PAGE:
There are two types of people in the world: those who would describe themselves as morning people and those who, well, wouldn’t. Some people are on the more extreme end of the latter scale, going to bed in the early hours of the morning and naturally waking up after the working day has officially begun. Scientists like to use the terms “morning larks” and “night owls” for the two types. But a new collaborative study between three universities has shown that a person can change their habits. So if you’re wondering how to become a morning person, this scientific research will be right up your street.
Researchers from the University of Birmingham, University of Surrey, and Australia’s Monash University teamed up to see if certain techniques could shift a person’s body clock. While morning larks are typically more suited for the current working world, night owls often struggle to find a job that fits their sleeping pattern.
Having an extremely late bedtime has also been linked to poor health, notes the New York Times. The University of Surrey’s Professor Debra Skene referenced this in a statement, saying: “Insufficient levels of sleep and circadian [body clock] misalignment can disrupt many bodily processes, putting us at increased risk of cardiovascular disease, cancer, and diabetes.”
Figuring out a way to sleep and wake up earlier could, therefore,be more important than it seems. To test out various strategies, researchers recruited a group of 21 extreme night owls. (These people had an average bedtime of 2:30 a.m., waking up just after 10 a.m.)
- Wake up between two and three hours earlier than normal
- Eat breakfast as soon as they could
- Have lots of outdoor light exposure in the morning
- Only exercise in the morning
- Eat lunch at the same time every day
- Don’t consume caffeine after 3 p.m.
- No naps after 4 p.m.
- No more food after 7 p.m.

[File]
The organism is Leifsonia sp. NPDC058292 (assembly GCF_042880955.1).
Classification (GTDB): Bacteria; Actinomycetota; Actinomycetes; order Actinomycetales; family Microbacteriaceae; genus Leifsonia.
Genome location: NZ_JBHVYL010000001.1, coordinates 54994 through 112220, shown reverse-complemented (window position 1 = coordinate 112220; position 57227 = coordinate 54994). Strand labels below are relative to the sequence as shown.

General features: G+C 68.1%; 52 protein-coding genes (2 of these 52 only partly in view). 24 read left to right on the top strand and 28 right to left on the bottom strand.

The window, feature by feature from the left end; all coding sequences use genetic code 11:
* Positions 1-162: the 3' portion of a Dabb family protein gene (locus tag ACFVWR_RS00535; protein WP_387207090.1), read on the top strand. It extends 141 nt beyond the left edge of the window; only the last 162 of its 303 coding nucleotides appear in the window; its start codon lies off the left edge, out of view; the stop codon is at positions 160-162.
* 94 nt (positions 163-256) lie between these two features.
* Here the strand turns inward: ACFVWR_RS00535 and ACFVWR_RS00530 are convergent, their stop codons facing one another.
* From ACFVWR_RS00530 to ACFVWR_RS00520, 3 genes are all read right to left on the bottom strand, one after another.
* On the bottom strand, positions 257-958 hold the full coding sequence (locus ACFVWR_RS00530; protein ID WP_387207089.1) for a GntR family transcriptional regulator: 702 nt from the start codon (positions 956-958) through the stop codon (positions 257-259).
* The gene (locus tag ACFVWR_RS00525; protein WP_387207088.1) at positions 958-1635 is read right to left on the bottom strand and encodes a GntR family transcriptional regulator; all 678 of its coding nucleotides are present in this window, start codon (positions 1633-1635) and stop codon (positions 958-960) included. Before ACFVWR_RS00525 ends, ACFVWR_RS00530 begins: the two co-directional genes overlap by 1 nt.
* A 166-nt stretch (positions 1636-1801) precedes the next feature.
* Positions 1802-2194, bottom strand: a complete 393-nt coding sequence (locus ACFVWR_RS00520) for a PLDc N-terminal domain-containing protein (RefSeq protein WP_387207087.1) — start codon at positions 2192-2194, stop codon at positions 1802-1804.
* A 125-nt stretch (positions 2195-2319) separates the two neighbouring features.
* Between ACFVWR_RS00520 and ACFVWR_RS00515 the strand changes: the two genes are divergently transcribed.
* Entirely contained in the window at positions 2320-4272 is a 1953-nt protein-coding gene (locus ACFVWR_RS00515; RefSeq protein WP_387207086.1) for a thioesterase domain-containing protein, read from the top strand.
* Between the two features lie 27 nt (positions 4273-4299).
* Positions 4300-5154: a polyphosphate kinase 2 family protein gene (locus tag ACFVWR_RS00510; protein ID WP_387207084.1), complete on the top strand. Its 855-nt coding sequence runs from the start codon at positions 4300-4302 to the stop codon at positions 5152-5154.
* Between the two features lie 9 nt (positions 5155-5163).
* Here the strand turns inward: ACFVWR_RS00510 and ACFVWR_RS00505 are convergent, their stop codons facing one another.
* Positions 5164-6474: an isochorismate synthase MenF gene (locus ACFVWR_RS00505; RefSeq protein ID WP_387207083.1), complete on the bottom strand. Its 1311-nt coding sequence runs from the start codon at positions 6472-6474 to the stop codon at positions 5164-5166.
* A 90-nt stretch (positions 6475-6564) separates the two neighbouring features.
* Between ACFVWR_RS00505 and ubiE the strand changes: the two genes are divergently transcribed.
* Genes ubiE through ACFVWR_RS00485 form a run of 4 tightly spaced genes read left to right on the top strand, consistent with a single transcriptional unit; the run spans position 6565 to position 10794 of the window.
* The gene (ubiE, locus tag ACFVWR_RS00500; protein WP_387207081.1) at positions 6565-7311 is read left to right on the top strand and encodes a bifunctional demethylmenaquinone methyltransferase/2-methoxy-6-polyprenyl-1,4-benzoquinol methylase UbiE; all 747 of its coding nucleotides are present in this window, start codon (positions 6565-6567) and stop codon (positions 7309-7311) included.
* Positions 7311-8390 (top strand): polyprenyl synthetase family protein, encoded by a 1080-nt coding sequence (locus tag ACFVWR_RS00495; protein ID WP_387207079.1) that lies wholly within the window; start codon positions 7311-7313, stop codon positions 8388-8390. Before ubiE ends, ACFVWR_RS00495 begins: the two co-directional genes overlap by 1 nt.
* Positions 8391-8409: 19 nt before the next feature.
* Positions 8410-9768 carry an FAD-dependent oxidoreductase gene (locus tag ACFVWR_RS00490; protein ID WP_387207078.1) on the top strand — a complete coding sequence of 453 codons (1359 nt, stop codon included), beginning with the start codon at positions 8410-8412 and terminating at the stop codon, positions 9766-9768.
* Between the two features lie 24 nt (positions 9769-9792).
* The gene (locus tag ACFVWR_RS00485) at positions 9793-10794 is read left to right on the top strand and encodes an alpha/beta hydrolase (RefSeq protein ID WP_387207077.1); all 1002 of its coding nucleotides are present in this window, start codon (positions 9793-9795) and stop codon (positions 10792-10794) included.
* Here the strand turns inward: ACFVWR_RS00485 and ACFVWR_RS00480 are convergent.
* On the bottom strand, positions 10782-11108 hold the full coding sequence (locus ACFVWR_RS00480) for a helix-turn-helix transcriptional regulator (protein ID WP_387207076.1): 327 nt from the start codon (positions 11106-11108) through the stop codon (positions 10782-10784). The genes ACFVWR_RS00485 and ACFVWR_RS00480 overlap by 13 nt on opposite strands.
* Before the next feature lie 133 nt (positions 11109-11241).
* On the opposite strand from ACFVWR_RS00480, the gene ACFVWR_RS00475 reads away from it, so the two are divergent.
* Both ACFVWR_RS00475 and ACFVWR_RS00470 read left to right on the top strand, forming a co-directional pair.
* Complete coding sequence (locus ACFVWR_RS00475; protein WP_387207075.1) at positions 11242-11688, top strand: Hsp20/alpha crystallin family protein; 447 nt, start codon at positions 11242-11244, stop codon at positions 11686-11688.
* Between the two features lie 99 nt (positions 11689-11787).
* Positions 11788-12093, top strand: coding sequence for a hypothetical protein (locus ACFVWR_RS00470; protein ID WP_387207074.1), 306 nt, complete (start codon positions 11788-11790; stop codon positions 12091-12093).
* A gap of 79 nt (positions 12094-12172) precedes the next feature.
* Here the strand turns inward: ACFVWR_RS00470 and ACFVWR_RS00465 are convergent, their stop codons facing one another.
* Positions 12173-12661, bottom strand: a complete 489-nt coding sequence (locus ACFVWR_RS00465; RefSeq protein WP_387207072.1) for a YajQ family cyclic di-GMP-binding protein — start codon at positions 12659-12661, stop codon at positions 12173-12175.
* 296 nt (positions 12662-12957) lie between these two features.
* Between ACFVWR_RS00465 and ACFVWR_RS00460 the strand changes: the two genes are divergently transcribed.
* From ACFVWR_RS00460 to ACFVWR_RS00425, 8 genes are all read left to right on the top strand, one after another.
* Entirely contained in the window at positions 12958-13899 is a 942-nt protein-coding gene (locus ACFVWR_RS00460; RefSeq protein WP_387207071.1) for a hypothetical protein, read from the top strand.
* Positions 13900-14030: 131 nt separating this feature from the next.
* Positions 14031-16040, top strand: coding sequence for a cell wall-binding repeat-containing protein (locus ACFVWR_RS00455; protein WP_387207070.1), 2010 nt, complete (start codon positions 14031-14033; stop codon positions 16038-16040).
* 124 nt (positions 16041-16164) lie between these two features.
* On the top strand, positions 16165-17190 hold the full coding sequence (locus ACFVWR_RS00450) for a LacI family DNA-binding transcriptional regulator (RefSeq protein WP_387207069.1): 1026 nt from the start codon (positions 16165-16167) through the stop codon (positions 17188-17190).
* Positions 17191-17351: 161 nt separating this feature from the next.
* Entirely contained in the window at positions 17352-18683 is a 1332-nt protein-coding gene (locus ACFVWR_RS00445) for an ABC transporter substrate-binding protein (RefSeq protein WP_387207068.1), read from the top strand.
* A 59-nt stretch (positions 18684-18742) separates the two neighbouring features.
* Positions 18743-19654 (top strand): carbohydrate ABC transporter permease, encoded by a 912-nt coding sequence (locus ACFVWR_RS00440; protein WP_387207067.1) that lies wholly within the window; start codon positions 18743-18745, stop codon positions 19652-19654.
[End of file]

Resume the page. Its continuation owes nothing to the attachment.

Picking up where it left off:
- Restrict light exposure in the evenings
- Go to sleep two to three hours earlier than normal
- Go to bed and wake up at the same times every day
Results — which were published in the Sleep Medicine journal — confirmed that night owls could shift their body clocks by two hours, going to sleep and waking up earlier. Researchers noted that participants still slept for the same number of hours, but felt less tired and experienced lower levels of depressions and stress. They also had improved reaction times.
The research team knew that the techniques weren’t exactly out of the ordinary, but were unsure whether they would work for people classed as extreme night owls. “What isn’t obvious is when you have these extreme night owls, can you do anything about that?” the University of Birmingham’s Dr. Andrew Bagshaw told the BBC.
He added: “These are relatively simple things anyone can do that makes an impact, and that to me is surprising. Being able to take a decent chunk of the population and help them feel better without a particularly onerous intervention is quite important.”
Although the study was successful in proving that night owls can change their ways, a few factors will require a little more research. As Dr. Bagshaw said in a statement: “We now need to understand how habitual sleep patterns are related to the brain, how this links with mental wellbeing, and whether the interventions lead to long-term changes.”